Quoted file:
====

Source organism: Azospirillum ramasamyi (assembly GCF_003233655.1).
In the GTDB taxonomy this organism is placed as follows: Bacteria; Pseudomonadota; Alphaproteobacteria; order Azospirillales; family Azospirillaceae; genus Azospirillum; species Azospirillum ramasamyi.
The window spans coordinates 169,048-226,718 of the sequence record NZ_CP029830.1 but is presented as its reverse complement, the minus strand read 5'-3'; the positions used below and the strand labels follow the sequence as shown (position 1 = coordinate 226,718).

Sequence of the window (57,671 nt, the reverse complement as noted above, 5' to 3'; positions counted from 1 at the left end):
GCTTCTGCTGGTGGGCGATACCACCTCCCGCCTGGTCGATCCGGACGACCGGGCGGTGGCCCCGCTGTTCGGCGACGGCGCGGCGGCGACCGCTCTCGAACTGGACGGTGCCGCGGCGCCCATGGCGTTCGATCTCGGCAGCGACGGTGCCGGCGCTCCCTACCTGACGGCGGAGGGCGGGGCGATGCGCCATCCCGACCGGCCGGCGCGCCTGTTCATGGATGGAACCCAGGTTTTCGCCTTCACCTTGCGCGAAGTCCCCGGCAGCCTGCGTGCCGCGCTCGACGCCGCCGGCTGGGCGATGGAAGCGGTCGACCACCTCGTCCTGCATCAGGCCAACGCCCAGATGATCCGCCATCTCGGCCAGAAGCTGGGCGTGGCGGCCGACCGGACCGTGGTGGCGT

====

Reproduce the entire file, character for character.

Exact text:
Source organism: Azospirillum ramasamyi (assembly GCF_003233655.1).
In the GTDB taxonomy this organism is placed as follows: Bacteria; Pseudomonadota; Alphaproteobacteria; order Azospirillales; family Azospirillaceae; genus Azospirillum; species Azospirillum ramasamyi.
The window spans coordinates 169,048-226,718 of the sequence record NZ_CP029830.1 but is presented as its reverse complement, the minus strand read 5'-3'; the positions used below and the strand labels follow the sequence as shown (position 1 = coordinate 226,718).

Sequence of the window (57,671 nt, the reverse complement as noted above, 5' to 3'; positions counted from 1 at the left end):
GCTTCTGCTGGTGGGCGATACCACCTCCCGCCTGGTCGATCCGGACGACCGGGCGGTGGCCCCGCTGTTCGGCGACGGCGCGGCGGCGACCGCTCTCGAACTGGACGGTGCCGCGGCGCCCATGGCGTTCGATCTCGGCAGCGACGGTGCCGGCGCTCCCTACCTGACGGCGGAGGGCGGGGCGATGCGCCATCCCGACCGGCCGGCGCGCCTGTTCATGGATGGAACCCAGGTTTTCGCCTTCACCTTGCGCGAAGTCCCCGGCAGCCTGCGTGCCGCGCTCGACGCCGCCGGCTGGGCGATGGAAGCGGTCGACCACCTCGTCCTGCATCAGGCCAACGCCCAGATGATCCGCCATCTCGGCCAGAAGCTGGGCGTGGCGGCCGACCGGACCGTGGTGGCGT